I was run down by a speeding bicycle that made a turn as I was crossing to the curb on 2nd Avenue and 11th Street.
I suffered a break in my pelvis as well as torn adductor muscles. When I tell people the story each one has another story of being hit by a bicycle themselves or knowing someone close who was hit similarly. Careless bicycle riders have no liability for their recklessness.
If there was some identification like license plates or numbered placards the riders would take more care knowing that they could be identified.
We demand licenses on cars so why not bicycles, which can be as deadly when driven thoughtlessly?
Mayor De Blasio announced on October 20th that commencing on January 1, 2018, there would be a crack-down on bicycles with electric booster motors, or “e-bikes,” including targeted enforcement, confiscations, and fines. The policy as described is:
Counter to post-Giuliani New York City transportation policy;
Counter to the mayor’s stated climate change emissions reduction policy of April 2016;
A roadblock on the way to reducing deaths and costly hospitalizations from ozone and fine particulates;
Likely to be in violation of the Americans with Disabilities Act; and
A hindrance to mechanical, thermodynamic, and economic efficiency.
No pedestrians enjoy being cut off by cyclists, electric or not. No cyclists enjoy having to detour around pedestrians in bicycle priority reservation lanes. No one – driver, cyclist, or pedestrian – quite knows what a mixing zone or a bike box are or how they’re supposed to work. And surprisingly, not many drivers know what “Turning Vehicles Yield to Bicycles” signs mean, even though the sign has pictures on it. Everyone, on or off a bike, wants their take-out food to arrive while it’s still hot. Everyone on this list can be satisfied, and in so doing, can initiate tremendous savings in lives, health, money and time.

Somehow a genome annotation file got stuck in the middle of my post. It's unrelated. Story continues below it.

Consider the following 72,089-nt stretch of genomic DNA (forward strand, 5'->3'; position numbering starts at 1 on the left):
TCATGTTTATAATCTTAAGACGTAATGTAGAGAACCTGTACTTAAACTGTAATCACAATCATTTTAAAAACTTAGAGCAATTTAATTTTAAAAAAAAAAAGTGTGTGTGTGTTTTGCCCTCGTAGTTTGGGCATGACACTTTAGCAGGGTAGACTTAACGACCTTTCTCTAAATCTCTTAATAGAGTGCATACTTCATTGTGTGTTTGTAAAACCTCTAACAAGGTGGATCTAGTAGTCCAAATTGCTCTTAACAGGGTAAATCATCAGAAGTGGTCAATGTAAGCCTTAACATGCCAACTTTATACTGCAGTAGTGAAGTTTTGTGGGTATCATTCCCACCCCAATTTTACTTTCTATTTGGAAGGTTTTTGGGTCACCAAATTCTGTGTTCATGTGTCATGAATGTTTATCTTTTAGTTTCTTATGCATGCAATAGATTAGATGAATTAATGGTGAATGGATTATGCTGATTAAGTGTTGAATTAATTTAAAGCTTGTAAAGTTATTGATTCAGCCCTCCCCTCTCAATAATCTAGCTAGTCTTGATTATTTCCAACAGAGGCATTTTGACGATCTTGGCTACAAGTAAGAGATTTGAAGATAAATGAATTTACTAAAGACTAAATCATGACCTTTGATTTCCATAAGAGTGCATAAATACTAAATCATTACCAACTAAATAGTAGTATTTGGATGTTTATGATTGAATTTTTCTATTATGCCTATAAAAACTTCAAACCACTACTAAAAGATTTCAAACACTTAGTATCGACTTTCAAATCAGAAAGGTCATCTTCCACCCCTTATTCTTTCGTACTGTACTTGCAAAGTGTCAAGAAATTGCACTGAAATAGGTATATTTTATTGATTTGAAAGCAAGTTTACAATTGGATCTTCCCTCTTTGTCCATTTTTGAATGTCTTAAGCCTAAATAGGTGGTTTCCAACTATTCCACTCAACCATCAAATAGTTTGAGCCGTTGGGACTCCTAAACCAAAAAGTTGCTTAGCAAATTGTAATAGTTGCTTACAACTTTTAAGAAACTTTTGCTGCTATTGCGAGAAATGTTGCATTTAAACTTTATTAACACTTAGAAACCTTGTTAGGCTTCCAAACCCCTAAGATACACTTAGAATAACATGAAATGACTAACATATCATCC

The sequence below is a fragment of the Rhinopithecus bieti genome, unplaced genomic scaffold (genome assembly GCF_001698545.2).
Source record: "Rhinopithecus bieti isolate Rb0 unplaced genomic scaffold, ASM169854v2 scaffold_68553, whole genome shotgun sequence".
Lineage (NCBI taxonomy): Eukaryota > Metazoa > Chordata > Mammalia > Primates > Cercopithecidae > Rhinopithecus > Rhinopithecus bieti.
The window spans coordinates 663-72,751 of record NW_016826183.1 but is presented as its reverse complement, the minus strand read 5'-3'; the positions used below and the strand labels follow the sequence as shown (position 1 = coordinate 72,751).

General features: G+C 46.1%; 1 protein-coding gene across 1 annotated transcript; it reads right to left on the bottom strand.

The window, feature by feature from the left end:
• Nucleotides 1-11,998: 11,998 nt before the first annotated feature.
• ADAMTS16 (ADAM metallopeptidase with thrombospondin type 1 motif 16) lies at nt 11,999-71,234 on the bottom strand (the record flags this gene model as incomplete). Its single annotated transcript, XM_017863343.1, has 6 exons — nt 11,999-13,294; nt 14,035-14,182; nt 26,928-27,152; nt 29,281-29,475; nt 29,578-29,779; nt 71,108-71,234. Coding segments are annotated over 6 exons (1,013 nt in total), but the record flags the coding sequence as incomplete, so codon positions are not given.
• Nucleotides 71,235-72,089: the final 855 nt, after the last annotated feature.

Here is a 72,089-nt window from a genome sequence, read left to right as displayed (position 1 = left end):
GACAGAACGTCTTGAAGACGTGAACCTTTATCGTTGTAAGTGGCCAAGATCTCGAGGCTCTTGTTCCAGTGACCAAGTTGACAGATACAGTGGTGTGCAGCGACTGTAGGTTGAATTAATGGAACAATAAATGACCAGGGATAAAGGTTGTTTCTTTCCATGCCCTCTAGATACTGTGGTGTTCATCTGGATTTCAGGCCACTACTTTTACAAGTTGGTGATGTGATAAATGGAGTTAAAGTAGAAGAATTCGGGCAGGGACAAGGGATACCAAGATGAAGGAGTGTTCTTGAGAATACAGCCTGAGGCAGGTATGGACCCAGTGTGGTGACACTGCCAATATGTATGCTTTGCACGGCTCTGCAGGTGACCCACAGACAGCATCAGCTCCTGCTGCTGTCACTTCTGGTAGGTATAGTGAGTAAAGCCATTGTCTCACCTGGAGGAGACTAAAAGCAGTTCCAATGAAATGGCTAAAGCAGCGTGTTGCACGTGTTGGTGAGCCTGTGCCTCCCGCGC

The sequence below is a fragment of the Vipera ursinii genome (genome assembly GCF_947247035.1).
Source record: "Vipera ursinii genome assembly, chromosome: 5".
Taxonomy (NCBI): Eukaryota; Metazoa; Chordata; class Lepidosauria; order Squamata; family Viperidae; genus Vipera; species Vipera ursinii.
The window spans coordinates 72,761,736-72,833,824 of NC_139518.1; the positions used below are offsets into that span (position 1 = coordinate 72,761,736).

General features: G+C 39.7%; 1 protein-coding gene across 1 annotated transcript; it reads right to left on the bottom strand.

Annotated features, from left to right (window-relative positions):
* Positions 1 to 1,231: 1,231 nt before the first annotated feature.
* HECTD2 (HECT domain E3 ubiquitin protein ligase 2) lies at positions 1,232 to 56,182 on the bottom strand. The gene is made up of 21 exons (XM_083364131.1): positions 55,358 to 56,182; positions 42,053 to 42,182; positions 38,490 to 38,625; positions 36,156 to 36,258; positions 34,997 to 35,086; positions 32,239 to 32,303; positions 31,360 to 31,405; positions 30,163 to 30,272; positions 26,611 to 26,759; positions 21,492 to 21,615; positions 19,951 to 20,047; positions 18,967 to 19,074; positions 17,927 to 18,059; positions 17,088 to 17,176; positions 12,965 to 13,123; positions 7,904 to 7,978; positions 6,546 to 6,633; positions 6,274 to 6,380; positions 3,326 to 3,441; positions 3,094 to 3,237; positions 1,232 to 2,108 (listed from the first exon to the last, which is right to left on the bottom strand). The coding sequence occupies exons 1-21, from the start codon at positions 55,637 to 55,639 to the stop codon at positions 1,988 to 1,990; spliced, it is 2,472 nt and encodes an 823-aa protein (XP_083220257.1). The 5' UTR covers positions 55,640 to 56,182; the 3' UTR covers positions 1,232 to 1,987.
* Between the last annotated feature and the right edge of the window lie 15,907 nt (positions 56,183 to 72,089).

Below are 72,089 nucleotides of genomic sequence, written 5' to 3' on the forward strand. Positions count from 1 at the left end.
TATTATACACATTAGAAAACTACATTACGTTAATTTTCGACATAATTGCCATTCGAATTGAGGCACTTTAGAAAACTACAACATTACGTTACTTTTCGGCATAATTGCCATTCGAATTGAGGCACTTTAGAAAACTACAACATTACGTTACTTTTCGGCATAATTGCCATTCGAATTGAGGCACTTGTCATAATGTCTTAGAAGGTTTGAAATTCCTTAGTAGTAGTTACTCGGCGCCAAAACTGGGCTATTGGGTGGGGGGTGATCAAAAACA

The following letter was originally published as a comment on Town & Village Blog (town-village.com) by Brian Van in response to the letters, “Bike riding should be allowed in Stuy Town” and “Motorized bikes putting tenants in danger,” in T&V, May 14.
It’s really critical to understand that no one at all should be riding motorized bicycles through the middle paths of PCV/ST. This is immoral behavior considering the risks, and the NYPD should be writing tickets for this. It’s fish in a barrel.
As for “normal” bicycles:
I understand that many people would have reservations about PCV/ST being permissive of this. My understanding is that it would only be workable if bicycles used defined pathways and proceeded very slowly, with extreme caution, just as a way of connecting to the interior driveways. If that were to be followed, and if the cyclists were yielding to pedestrians and keeping a very long distance away from them, there can be some safe sharing of some of the paths. It’s no different from the sharing of space on the West Side Greenway, which has similar shared paths. But it wouldn’t work if everyone came tearing through at 20 mph – there would need to be restraint by the cyclists.